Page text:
Visger Rules – Recommended Changes to NFL Rules
Knowledge comes from formal learning and research, along with first-hand experience. George Visger, who played defensive tackle for the University of Colorado in the 1977 Orange Bowl, and won a Super Bowl championship in 1981 with the San Francisco 49ers, has had multiple head injuries throughout his career in football. With over 20 concussions and 9 emergency brain surgeries; you can say Visger has had first-hand experience dealing with trauma.
Visger is now passionately involved in dealing with the concussion problems that have been plaguing the game of football. He and a group of retired players have proposed a set of rules that they think could make the sport safer for future players. Visger feels “the new proposed rules make a lot of sense and reflect a common sense approach that only players who have first-hand experience on the football field can develop.” These new rules deal with the testing and training of the athlete, in addition to equipment and technique changes.
George Visger’s Concussion Rules to Reduce Traumatic Brain Injuries
- Mandatory baseline cognitive testing before and after each season. Testing to be repeated after each head injury – no return to play unless cognitive function is 100%.
- Mandatory SPECT scans prior to first game of each season and post-season.
- All team doctors and trainers to be formally trained and certified to diagnose and treat concussions. Create standardized protocols for certification.
- Mandatory impact-reducing mouth guards.
- Mandatory hyperbaric oxygen treatment tanks in each stadium, or within close proximity for immediate treatment within four hours.
- Removal of masks and/or helmets (as in rugby).
- If helmets are kept, install impact-registering devices (accelerometers). Set maximum limit threshold per game and per season.
- Start all linemen in two point stance.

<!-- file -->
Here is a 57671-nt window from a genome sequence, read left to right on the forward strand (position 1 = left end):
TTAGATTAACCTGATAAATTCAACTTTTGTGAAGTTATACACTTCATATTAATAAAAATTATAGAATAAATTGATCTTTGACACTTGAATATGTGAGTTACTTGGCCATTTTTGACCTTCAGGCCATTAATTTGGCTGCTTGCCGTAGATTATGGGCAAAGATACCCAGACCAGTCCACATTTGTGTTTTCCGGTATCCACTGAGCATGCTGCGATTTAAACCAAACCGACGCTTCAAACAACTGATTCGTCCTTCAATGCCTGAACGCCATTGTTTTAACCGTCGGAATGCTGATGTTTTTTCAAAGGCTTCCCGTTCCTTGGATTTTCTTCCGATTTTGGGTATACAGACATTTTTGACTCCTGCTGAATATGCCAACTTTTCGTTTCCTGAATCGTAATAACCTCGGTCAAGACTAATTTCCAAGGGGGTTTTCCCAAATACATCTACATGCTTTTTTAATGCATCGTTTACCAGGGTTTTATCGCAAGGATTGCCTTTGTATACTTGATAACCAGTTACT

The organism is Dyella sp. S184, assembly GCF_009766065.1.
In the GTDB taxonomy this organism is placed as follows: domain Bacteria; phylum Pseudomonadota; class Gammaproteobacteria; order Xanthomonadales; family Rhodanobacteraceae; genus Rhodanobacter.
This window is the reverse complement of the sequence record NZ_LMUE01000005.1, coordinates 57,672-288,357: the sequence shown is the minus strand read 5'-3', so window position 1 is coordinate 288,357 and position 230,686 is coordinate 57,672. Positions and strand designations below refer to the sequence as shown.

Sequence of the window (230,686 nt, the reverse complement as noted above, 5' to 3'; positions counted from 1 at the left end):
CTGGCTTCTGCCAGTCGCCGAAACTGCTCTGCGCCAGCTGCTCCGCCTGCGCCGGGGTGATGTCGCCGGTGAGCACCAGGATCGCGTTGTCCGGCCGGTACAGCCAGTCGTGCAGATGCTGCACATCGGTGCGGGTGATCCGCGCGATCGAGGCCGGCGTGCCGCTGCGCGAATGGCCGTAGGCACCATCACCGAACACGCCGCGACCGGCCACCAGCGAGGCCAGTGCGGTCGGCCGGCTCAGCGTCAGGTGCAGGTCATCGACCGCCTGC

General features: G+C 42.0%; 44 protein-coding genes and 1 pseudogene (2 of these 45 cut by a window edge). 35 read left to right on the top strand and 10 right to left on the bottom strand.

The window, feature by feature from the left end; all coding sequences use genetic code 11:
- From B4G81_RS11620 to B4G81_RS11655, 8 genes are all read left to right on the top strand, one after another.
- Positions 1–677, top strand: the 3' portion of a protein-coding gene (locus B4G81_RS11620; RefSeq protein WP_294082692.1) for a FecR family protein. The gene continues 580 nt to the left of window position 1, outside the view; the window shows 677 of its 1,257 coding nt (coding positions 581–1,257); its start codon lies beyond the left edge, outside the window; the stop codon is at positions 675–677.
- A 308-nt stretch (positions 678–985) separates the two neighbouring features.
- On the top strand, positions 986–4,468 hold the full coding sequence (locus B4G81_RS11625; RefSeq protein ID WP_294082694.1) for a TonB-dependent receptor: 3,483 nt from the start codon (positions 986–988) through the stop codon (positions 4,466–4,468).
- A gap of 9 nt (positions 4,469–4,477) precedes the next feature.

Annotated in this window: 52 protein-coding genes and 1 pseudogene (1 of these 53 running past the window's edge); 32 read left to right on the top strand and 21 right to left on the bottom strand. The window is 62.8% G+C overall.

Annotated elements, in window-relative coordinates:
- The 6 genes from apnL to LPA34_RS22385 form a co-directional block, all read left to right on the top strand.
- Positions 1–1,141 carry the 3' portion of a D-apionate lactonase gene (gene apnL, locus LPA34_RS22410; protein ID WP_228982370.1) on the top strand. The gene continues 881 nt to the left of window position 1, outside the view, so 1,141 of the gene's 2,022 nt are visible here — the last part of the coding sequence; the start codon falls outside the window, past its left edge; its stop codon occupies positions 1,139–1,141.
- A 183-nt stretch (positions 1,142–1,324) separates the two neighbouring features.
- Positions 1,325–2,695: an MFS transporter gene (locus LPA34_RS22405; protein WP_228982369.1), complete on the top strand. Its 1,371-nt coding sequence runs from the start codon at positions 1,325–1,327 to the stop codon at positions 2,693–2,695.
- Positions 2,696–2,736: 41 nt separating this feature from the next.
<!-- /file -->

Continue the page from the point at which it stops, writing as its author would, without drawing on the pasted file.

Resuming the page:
- Linebackers must be within 3 yards of the line of scrimmage.
- Eliminate leading with the head when blocking and tackling.
- Teach position blocking.
- Change fundamentals of line play.
- Focus offensive schemes on misdirection, fakes, multiple pitching (as in rugby).
- Automatic first down with three completed passes in a row.
- Focus defensive schemes to stringing out the ball carrier laterally.
- Eliminate trap and crack back blocks.
- Illegal for the running back to dive over line in short yardage situations.
- Pre-season camp protocols for a maximum of three days per week in pads and once per week for in-season.
- Maximum of 2 pre-season games and 16 regular season games.
- Automatic ejection from game and forfeiture of a percentage of salary for hitting another player who is not wearing a helmet.
- Automatic ejection from game and forfeiture of a percentage of salary for striking a player helmet-to-helmet.
- 10-15 yard penalty for a running back leading with his head while hitting the hole.
- 15 yard penalty for a defensive player to submarine tackle with his head.
- 8 game suspension for spearing.
- Team owner forfeits TV rights for one game and head coach suspended if team is cited for 8 or more major penalties over a four game period.
- Coaches to lose a percentage of salary and possible suspension if they override doctor/trainer recommendations to “sit” a player.
- Player incentives for reporting head injuries.
- Players can not lose starting position when returning from head injury.
Obviously these rules are a start—the need for change is evident. The American Academy of Family Physicians estimated that as many as 250,000 concussions occur each year in high school. George Visger is now concerned about disseminating this knowledge and first-hand experience. He feels these rule changes can have an impact on the safety of future players, and further protect the game he loves.
Dave Pear’s Blog (2010, July). Visger rules: recommended changes to NFL rules. Retrieved from: http://www.davepear.com/blog/2010/07/george-visgers-concussion-rules/
This article was edited & re-written by Ric Esposito, DC, MSS, ATC, CSCS with permission from George Visger. Professional thanks to Mr. Visger for giving the Academy the permission to re-write and disseminate his concerns and possible solutions to the concussion problems in football today.
Mr. Visger was a defensive tackle for the University of Colorado when they were Big Eight co-champions in 1976 and went to the Orange Bowl. He also played for the San Francisco 49ers when they won Super Bowl XVI.
Dr. Esposito is the Chair of Sports Medicine at the United States Sports Academy. He has an extensive background in sports medicine, sports chiropractic, and sports performance coaching. He is a chiropractic physician with certifications in athletic training, strength and conditioning, rehabilitation, exercise physiology and sport safety.